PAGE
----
Username: DeltAirlines [User Info]
Posted 2002-06-18 15:46:36 and read 32768 times.

What I see for the network carriers will be a rationalized fleet (these airlines are still holding several different airlines' fleets from the merger-happy 80s), however it will never be something akin to a Southwest fleet of all 737s. There are several different reasons for this. Let's take Boston-Chicago, which is served by American and United (with a few ATA) on mostly A319, A320, 738, 757 and MD-82. If UA did go to A319, 763... and AA went to a 738, 757, 763, 777, there would be a lack of/overflow of seats in the market, depending on the equipment used. There is a very good reason that United has A320 and 757s running the majority of this route, and same with American and the MD-80, as both planes fit perfectly. There won't be extra seats available that would be empty, and there wouldn't be a lack of seats. The economics warrent that plane be used.

Jeff (thanks for putting my photo and the MHT plug in)

Username: Tango-Bravo [User Info]
Posted 2002-06-18 20:09:32 and read 32768 times.

Excellent article... My single most divergent point of view from the author's is with his statement "America's network airlines, which have been swimming in red ink since Sept. 11." Actually, they were swimming in red ink long before 9/11, with record losses being forecast as early as June, 2001 -- in spite of record or near-record load factors and relatively low to moderate fuel prices.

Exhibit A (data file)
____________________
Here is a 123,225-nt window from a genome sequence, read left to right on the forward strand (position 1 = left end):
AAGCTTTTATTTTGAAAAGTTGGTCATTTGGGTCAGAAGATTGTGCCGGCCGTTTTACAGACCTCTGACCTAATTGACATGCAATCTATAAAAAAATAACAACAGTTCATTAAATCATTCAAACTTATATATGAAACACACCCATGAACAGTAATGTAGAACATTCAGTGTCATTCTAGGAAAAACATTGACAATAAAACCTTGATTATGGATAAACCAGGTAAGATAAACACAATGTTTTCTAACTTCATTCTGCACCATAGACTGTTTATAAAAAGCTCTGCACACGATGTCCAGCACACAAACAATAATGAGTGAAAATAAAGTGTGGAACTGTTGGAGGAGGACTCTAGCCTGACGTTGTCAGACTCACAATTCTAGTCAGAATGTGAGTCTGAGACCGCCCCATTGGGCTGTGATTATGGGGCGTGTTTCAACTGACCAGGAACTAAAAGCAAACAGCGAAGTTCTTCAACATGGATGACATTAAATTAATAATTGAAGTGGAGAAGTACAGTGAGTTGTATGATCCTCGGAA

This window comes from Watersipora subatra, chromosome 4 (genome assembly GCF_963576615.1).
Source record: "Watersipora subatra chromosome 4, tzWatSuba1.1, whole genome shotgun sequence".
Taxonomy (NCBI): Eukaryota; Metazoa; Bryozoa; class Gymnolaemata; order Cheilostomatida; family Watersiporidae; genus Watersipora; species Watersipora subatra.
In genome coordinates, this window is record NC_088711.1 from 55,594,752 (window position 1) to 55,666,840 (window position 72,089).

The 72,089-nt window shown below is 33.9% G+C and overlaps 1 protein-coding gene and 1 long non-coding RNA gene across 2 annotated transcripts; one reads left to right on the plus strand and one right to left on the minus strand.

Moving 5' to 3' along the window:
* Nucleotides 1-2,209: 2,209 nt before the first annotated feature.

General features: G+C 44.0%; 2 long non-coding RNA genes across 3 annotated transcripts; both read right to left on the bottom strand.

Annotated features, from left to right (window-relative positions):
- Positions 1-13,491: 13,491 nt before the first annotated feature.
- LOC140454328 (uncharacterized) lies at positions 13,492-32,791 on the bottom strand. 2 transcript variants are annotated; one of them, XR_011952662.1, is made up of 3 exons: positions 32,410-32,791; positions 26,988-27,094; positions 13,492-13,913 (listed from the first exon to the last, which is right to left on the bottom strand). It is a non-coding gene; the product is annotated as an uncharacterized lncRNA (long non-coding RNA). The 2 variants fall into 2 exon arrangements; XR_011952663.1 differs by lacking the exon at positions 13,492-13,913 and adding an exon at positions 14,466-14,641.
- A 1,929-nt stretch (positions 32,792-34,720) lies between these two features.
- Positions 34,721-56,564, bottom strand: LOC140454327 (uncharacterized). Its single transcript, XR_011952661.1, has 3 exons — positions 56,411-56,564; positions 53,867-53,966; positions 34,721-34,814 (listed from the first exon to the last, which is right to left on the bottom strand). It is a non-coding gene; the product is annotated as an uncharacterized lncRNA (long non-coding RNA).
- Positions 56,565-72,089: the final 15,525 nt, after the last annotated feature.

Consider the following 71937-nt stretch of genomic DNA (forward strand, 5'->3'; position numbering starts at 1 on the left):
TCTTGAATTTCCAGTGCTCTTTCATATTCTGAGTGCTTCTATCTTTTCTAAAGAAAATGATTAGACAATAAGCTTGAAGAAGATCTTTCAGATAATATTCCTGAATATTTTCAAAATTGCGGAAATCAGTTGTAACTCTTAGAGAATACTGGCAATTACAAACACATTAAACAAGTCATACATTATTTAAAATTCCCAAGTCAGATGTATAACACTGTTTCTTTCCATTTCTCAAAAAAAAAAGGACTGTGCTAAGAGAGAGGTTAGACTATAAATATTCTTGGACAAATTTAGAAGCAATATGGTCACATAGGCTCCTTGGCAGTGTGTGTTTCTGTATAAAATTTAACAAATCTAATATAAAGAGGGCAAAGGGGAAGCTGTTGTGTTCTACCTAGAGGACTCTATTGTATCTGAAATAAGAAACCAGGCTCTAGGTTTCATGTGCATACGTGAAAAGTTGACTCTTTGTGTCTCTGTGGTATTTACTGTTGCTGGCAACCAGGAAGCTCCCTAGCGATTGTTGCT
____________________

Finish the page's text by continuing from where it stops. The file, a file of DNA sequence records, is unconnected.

As for fleet simplification, I would maintain that UA could, for example, operate both A319 and A320 as "one type" in all respects except for the incremental diffrerence in seating and cargo hold capacities. Both, for example, have common type ratings for pilots, transcon range at maximum payload, require the same number of flight attendants, and have virtual 100% commonality in airframes, powerplants and systems.

On the other hand, there is no way that all 737s can be considered as one type as some have suggested; there are vast differences between the -100/200, -300/400/500 and -600/-700/-800/-900 generations of the "Baby Boeing." Nor do the 757/767 have much in common aside from pilot ratings. And the MD80 and MD90 are also quite different from each other on account of their engine types.

When it comes to simplify, simplify, simplify... the network carriers need to consider much more than their fleets. Their marketing and pricing departments have become self-serving tails that are allowed to wag the dog with their proliferation of hopelessly convoluted schemes that create untold added costs, to say nothing of the umbrage their gimmicks based on bait-and-switch half-truth tactics cause among both customers and employees.

I fully agree with the business executive of the highest level elite status with a network airline who summed up his thoughts toward the same airline's marketing and pricing tactics, "...is antithetical to everything we do in a normal business environment." Perhaps that is why the U.S. network airlines are almost universally regarded by Wall Street and the business media as the most poorly managed U.S. industry.

Username: Doug_or [User Info]
Posted 2002-06-19 06:08:19 and read 32768 times.

one point reagrading simplification and the usage of the southwest model is the diffrent time restraints these airlines operate under. The hub and spoke system by nature requires size flexibility. southwest can keep adding 737 flights between cities all it wants. but if united needs to add capacity to a city, extra flights won't neccesarily work, becuase they need to come in during certain times (right before the potential connecting flights leave).thats why you see the majors mess around much more with a/c type on a particular route than the number of flights over it.